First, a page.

, if those have not been destroyed.
Only seven fission products have long half-lives, and these are much longer than 30 years, in the range of 200,000 to 16 million years. These are known as long-lived fission products (LLFP). Two or three have relatively high yields of about 6%, while the rest appear at much lower yields. (This list of seven excludes isotopes with very slow decay and halflives longer than the age of the universe, which are effectively stable and already found in nature; as well as a few nuclides like technetium-98 and samarium-146 that are "shadowed" from beta decay and can only occur as direct fission products, not as beta decay products of more neutron-rich initial fission products. The shadowed fission products have yields on the order of one millionth as much as iodine-129.)
The 7 long-lived fission products
The first three have comparable halflives, between 200 thousand and 300 thousand years; the last four have longer halflives, in the low millions of years.
- Technetium-99 produces the largest amount of LLFP radioactivity. It emits beta particles of low to medium energy but no gamma rays, so has little hazard on external exposure, but only if ingested. However, technetium's chemistry allows it to form anions (pertechnate, TcO4-) that are relatively mobile in the environment.
- Tin-126 has a large decay energy (due to a following short-halflife decay) and is the only LLFP that emits energetic gamma radiation, which is an external exposure hazard. However, this isotope is produced in very small quantities in fission by thermal neutrons, so the energy per unit time from 126Sn is only about 5% as much as from 99Tc for U-235 fission, or 20% as much for 65% U-235+35% Pu-239. Fast fission may produce higher yields. Tin is an inert metal with little mobility in the environment, helping limit health risks from its radiation.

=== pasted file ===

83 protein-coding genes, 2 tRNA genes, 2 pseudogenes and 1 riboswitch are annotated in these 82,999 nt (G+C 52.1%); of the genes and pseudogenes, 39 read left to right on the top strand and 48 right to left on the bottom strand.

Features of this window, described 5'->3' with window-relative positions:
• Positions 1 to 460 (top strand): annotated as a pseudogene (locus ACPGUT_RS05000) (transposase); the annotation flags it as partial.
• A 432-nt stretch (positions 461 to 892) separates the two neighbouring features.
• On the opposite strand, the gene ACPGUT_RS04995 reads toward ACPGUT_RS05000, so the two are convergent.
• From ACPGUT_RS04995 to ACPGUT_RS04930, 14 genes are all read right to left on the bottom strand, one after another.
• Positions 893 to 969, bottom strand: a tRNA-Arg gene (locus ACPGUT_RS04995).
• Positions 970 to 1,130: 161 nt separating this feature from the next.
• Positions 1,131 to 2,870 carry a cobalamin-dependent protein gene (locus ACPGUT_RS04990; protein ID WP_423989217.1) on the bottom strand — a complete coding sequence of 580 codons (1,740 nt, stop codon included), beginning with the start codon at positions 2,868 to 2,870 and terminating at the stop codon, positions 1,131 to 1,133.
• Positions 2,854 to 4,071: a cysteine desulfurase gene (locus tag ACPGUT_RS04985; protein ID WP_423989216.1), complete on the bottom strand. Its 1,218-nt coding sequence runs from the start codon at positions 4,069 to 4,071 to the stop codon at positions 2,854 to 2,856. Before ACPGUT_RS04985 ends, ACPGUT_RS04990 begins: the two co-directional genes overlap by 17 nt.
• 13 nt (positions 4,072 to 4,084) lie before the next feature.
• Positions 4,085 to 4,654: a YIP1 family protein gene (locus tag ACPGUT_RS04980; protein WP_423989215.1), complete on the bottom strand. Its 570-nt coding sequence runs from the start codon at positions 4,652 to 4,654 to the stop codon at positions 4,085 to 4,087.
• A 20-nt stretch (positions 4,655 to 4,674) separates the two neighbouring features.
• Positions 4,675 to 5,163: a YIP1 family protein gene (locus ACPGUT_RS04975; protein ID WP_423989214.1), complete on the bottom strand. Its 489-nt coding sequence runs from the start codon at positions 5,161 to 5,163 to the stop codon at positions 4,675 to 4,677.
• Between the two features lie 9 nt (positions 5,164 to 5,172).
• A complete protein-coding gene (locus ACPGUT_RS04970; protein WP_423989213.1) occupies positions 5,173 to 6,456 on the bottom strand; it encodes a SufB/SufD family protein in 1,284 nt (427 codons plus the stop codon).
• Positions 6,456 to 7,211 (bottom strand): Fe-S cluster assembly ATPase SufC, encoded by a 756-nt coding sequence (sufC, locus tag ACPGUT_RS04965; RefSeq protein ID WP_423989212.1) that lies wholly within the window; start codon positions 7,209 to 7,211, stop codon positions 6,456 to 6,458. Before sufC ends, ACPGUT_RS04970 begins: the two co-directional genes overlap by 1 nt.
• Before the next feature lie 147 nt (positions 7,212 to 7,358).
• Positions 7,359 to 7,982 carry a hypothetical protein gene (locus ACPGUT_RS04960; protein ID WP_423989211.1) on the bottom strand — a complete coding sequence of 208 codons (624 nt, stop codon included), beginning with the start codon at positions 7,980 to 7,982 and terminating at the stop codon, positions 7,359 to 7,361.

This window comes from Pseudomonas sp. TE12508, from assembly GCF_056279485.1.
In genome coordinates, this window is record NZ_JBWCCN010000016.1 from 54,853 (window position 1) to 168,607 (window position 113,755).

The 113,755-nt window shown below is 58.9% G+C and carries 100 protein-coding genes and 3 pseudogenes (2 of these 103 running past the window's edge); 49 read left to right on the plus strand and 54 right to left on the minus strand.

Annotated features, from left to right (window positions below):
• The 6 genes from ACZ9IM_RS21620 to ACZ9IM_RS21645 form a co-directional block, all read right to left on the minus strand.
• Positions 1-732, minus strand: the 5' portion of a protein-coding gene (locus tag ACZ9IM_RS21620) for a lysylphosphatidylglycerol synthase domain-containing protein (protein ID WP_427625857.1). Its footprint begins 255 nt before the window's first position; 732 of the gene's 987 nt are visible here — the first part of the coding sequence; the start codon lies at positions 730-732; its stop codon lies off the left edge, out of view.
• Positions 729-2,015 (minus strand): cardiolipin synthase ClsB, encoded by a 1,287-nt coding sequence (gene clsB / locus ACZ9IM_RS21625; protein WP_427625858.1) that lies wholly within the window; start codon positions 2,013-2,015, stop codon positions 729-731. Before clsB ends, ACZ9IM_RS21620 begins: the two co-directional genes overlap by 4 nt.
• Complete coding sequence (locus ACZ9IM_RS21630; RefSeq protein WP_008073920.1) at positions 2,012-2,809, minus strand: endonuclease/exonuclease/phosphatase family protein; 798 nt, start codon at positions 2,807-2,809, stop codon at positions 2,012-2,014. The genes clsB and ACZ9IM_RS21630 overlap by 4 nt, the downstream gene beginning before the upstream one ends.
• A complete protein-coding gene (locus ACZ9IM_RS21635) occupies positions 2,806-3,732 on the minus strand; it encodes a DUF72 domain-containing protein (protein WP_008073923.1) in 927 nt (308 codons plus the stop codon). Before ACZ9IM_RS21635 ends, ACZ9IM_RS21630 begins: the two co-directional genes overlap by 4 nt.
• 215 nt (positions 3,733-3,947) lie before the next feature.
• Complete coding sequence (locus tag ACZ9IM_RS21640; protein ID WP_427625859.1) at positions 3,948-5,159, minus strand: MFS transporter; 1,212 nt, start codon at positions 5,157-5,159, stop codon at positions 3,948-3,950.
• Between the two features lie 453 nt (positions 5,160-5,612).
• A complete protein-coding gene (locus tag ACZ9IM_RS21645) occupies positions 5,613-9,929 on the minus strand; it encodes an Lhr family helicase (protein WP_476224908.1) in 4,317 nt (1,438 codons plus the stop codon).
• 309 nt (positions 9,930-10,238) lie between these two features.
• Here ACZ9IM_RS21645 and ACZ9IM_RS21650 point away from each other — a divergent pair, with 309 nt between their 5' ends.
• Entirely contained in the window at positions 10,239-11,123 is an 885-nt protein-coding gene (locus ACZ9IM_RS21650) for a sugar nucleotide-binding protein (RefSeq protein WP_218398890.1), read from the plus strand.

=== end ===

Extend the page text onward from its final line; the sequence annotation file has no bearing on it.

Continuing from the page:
- Selenium-79 is produced at low yields and has weak radiation. Its decay energy per unit time should be only about 0.2% that of Tc-99.
- Zirconium-93 is produced at a relatively high yield of about 6%, but its decay is 7.5 times slower than Tc-99, and its decay energy is only 30% as great; therefore its energy production is initially only 4% as great as Tc-99, though this fraction will increase as the Tc-99 decays. 93Zr does produce gamma radiation, but of a very low energy, and zirconium is relatively inert in the environment.
- Caesium-135's predecessor xenon-135 is produced at a high rate of over 6% of fissions, but is an extremely potent absorber of thermal neutrons (neutron poison), so that most of it is transmuted to nonradioactive xenon-136 before it can decay to caesium-135. If 90% of 135Xe is destroyed, then the remaining 135Cs's decay energy per unit time is initially only about 1% as great as that of the 99Tc. In a fast reactor, less of the Xe-135 may be destroyed.